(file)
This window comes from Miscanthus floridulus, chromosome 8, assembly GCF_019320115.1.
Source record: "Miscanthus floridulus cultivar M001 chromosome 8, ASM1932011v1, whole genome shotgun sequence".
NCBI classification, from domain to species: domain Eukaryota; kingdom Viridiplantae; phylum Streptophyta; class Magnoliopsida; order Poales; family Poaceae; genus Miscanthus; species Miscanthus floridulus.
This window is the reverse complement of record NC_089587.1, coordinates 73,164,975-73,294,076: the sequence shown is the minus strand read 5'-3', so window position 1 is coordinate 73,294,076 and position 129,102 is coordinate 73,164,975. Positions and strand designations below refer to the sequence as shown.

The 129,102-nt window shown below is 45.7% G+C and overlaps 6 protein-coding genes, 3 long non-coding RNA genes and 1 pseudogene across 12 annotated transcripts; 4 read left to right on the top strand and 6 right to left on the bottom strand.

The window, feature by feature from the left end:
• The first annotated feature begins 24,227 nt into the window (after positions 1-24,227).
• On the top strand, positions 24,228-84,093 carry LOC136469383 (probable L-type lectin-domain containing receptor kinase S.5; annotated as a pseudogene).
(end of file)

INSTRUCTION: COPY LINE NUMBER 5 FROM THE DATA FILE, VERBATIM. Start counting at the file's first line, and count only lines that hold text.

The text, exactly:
The 129,102-nt window shown below is 45.7% G+C and overlaps 6 protein-coding genes, 3 long non-coding RNA genes and 1 pseudogene across 12 annotated transcripts; 4 read left to right on the top strand and 6 right to left on the bottom strand.